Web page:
Boaters use cable ties to make quick and efficient repairs on broken life jacket zippers, straps and buckles. They are also being used by water and jet skiers in this same manner. Surfers and wakeboarders have turned to these tools for leashing in order to secure boards without relying on conventional knotting. One savvy boater who needed to make repairs to her trim found she didn’t have the right sized screws. She inserted a cable tie into each hole to help secure the screws she did have. She placed the cable tie, then the screw and cut off any cable tie excess before tightening the screw, holding everything in place until she could get the job done with better tools.

It’s said that people who hit the water find cable ties essential to their toolkits. From securing equipment to making repairs to engines, CableTiesPlus is excited to hear about the innovative ways users are expanding an already affordable and versatile product.

If you have a use or tip for cable ties, we’d love to hear your story and to share it with our readers.

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Aug 21 15

10 Easy Steps for Replacing Your Car Stereo

by Amy

Swapping out car stereo systems doesn’t have to be a chore. Save a few bucks by doing it yourself. CableTiesPlus is going to show you the simplest process, requiring a little grit and some handy tools.

What follows is a basic guide. Keep in mind cars and systems can vary. Before you attempt to replace a car stereo, read instructions that come with the new system and review any materials for the old one. If you have none, get it online or from the manufacturer.

  1. Disable the vehicle to avoid sparking or short-circuiting the electrical system. Set the parking brake and turn off the ignition. Disconnect the battery’s negative cable. The negative component is usually black or has a visible minus sign. Use the appropriate wrench to loosen and disconnect.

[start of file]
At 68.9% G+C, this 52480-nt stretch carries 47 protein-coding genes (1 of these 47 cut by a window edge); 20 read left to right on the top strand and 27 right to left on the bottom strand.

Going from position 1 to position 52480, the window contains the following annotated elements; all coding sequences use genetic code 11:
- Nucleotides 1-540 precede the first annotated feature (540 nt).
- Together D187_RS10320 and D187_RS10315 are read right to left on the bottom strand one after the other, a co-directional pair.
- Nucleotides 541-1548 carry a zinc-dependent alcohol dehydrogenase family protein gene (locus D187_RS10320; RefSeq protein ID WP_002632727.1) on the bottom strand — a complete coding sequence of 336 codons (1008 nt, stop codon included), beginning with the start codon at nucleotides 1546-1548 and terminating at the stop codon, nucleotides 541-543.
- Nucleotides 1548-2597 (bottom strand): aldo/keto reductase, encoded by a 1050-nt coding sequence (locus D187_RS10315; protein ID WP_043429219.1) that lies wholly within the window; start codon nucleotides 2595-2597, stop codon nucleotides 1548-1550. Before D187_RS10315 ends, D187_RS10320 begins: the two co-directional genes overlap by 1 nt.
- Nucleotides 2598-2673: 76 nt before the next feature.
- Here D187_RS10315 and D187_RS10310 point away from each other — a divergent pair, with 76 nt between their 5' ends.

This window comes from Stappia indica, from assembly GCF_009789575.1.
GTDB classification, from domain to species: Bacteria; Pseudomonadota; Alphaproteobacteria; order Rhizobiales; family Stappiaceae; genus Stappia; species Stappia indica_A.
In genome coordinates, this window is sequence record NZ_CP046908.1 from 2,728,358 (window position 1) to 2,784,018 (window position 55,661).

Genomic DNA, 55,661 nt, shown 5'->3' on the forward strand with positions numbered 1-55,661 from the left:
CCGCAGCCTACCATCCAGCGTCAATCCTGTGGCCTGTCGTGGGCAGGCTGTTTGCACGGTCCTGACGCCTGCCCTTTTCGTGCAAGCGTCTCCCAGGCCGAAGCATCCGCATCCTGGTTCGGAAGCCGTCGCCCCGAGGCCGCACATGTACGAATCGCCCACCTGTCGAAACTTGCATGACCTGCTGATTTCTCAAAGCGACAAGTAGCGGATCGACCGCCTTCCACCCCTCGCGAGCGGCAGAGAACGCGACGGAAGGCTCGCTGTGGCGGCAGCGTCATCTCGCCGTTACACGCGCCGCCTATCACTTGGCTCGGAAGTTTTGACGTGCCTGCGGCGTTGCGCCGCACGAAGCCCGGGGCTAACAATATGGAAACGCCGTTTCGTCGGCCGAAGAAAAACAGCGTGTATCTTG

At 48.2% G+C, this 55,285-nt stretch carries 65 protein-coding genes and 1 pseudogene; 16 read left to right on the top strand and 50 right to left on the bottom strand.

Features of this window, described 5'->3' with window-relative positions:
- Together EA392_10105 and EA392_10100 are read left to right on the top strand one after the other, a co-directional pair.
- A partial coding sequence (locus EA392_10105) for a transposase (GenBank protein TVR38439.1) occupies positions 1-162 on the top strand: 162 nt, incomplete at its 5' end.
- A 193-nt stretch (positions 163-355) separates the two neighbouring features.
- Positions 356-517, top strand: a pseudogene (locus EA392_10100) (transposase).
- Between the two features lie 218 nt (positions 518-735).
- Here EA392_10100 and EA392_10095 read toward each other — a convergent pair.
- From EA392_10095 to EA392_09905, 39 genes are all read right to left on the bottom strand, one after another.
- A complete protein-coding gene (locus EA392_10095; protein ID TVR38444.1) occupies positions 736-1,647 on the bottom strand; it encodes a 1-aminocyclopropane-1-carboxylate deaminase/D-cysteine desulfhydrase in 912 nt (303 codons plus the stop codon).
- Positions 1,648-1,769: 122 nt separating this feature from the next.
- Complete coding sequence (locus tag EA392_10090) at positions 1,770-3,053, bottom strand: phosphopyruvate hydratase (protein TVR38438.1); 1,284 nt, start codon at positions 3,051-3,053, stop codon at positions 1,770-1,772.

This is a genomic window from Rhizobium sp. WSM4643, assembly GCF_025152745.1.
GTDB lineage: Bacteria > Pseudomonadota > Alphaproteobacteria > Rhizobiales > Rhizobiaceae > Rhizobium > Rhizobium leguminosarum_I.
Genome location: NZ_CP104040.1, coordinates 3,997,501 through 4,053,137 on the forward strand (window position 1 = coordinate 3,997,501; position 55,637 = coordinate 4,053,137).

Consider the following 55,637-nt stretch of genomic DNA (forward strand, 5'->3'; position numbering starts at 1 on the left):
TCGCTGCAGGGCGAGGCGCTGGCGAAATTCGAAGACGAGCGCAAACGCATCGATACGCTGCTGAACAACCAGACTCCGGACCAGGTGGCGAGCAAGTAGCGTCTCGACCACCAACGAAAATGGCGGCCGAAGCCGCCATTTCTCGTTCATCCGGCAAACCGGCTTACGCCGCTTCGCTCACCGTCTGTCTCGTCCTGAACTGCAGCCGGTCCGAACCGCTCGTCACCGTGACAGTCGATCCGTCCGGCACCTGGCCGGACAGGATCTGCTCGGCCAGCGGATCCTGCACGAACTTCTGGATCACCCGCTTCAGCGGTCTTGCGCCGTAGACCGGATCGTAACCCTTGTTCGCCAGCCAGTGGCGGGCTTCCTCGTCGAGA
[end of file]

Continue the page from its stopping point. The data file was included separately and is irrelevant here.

2. Unscrew the stereo system’s trim. These are delicate instruments. You don’t want to pry the trim out and unintentionally damage it. Make sure you get all the screws. Use a flashlight, even in broad daylight, to find them. There might be drawers or knobs to remove first.
  3. Prepare the stereo system for removal. Some are held in place by screws or nuts. Others may need a removal key, such as an L-tool or horseshoe shaped tool.
  4. Pull out the stereo. You may need pliers — needled nosed, preferably. If everything’s good, it will slide out easily. Otherwise, may sure you haven’t left anything in place, such as a screw.
  5. Before doing anything else, review all components, such as wiring and connectors. Take pictures for reference.
  6. Remember, systems vary. Connections may be as simple as they get, but they may also be complicated. On average, there will be an antenna wire, and wiring or harness connections. Use cable ties to distinguish wiring, neatly grouping them and making them easier to work with.
  7. Disconnect everything. Compare the backs of both old and new stereos. If you’ve done your homework, they will already be compatible, but a visual always helps. Always be ready to refer to the appropriate manuals and pictures.
  8. Check all wires! If you see any unsafe conditions, such as stripping or breaks, take a little heat shrink tubing and secure them. Match up connections, which should be color-coded and review each wire on the new system. Solder or crimp connections and, for easy identification, use cable ties to carefully bundle wires, especially if the system doesn’t use harness connections.
  9. The new system may come with its own mounting kit that needs to be assembled. Do so by following the instructions that came with it.
  10. You should be able to install the new stereo by essentially reversing the process used to remove the old one. Make sure you carefully ground the system, as this is critical to optimal performance. Always refer to manuals and the pictures you took for clarification, especially if you’re even the least bit unsure of what to do next.

With the battery reconnected, now comes the exciting part – test your new car stereo, making sure everything is working to your satisfaction. Now sit back and marvel at your handiness, as well as your fantastic sounding new stereo system!

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Jul 21 15

Organizing Your Project is Easier with the Right System

by Amy